Updated: Dec 8, 2019
Back in the bad old days, when communication was limited and meltdowns were frequent, getting to school at all, let alone on time, could be super-tough.
One particular morning, getting out of bed was a bridge too far for my little lad. There was something wrong, horribly wrong and a full-on self-injurious rolling meltdown ensued. Trying to safeguard my son was essential but whilst flailing on the floor, my too-long hair was being grabbed and pulled. Hard. There were no hair bands within reach so I grabbed the only thing that could possibly do - a pair of knickers from a pile of clean laundry which had not yet been put away. Not ideal but good enough to secure my hair behind me.
Time passed and so did the meltdown. I got him dressed into his uniform, in the correct order, and we staggered downstairs for breakfast - correct bowl, correct spoon, correct number of weetabix lined up correctly. Teeth cleaned - ish - then shoes put on in the correct order, coat on and then out into the cold. Correct number of steps to the kerb, crossing in the correct place, correct pace and all the usual things pointed out on the way. Somehow we managed to get into the playground just as the last of the children were filing into their classrooms. Quite why there wasn’t a brass band there to greet me and celebrate the fact that we had, once more, overcome the impossible to get to school, is a mystery that, to date, remains unsolved.
As I watched my lad trundle casually into his classroom, seemingly unruffled by that morning’s episode, his teacher approached me and launched into a tirade about my son’s handwriting. Never mind his motor-planning issues, the Secretary of State for Education was really hot on handwriting and standards must rise. My lad's work was simply not up to scratch and it must be addressed forthwith. It is possible that I may, as I turned to leave, have muttered something about giving the Education Minister my mobile number should he wish to discuss it further. I flounced home, outraged.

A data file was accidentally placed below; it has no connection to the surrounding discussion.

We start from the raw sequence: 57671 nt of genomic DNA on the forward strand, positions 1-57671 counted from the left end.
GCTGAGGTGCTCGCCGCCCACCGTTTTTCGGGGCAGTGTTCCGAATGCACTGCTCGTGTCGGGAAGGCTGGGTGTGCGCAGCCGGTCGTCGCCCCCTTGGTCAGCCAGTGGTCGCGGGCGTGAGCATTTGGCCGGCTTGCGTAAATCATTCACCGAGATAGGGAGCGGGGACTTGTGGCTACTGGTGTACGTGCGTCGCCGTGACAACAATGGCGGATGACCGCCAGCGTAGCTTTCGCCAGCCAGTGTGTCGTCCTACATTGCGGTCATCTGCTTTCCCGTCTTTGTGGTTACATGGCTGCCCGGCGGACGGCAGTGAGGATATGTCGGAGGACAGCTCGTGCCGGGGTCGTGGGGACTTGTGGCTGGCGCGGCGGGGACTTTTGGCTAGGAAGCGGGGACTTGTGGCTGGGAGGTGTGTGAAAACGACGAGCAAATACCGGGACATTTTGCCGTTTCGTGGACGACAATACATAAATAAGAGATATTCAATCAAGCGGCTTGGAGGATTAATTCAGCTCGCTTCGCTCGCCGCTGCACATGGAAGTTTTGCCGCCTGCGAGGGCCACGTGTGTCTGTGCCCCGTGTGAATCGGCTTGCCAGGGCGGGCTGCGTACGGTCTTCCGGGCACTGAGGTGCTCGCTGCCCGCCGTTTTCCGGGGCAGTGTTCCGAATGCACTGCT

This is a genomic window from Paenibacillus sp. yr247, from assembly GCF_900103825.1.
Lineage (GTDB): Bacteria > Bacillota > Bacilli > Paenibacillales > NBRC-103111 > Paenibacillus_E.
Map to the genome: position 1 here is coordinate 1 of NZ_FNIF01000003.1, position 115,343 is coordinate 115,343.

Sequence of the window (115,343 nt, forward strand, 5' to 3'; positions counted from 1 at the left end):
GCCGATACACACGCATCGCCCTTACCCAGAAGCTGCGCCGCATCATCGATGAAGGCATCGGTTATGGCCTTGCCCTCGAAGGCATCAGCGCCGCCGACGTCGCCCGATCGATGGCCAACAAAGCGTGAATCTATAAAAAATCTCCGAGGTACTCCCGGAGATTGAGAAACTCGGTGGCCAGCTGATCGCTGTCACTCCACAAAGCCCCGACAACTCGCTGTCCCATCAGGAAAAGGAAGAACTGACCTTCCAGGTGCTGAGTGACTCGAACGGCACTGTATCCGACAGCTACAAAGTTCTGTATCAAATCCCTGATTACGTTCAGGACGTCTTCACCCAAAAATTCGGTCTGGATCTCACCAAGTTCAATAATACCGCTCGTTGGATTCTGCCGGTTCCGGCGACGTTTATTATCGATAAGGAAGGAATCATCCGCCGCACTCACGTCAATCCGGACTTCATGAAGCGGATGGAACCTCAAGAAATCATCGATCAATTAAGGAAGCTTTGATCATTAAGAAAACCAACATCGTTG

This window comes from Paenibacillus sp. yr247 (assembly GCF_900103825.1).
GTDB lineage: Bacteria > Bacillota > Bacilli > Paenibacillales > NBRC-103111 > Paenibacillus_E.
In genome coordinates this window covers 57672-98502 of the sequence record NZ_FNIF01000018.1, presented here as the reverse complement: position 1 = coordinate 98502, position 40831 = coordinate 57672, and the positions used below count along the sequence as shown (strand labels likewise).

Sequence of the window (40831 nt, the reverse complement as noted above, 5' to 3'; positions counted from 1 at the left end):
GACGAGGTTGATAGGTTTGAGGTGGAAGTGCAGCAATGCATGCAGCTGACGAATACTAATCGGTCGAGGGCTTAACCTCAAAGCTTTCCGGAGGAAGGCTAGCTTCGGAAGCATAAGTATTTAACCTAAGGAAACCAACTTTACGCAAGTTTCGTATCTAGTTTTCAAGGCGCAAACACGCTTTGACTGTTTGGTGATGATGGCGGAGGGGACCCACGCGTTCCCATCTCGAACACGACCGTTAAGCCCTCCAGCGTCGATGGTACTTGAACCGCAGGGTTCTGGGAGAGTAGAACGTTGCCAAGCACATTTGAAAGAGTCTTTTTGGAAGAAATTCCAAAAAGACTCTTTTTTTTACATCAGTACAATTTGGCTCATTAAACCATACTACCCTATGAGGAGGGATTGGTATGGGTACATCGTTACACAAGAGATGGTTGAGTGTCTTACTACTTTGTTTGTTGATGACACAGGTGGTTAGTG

Some time later that morning, some of my hair fell down across my face. And then the full horror dawned on me. I had managed to go to and from school, including my indignant exit, with a pair of pants wrapped around my hair.
There is a moral to this story and it isn't to always have a hair band in your pocket. Teachers, please please appreciate what it takes to get a child with additional needs to school every day. A parent of a child with additional challenges that gets their child to class on time clean, dressed and fed should be respected and supported and not battered on arrival with irrelevances that could easily wait for another time. You can only imagine how many routines, rituals and obstacles they have overcome in order to get their child into school every day, even vaguely ready to learn. Take it from me - broaching any subject in the morning is unlikely to lead to co-operation. So next time there is something pressing to say to a parent like me, remember the pants and delay it. And book a flipping brass band for the next morning instead.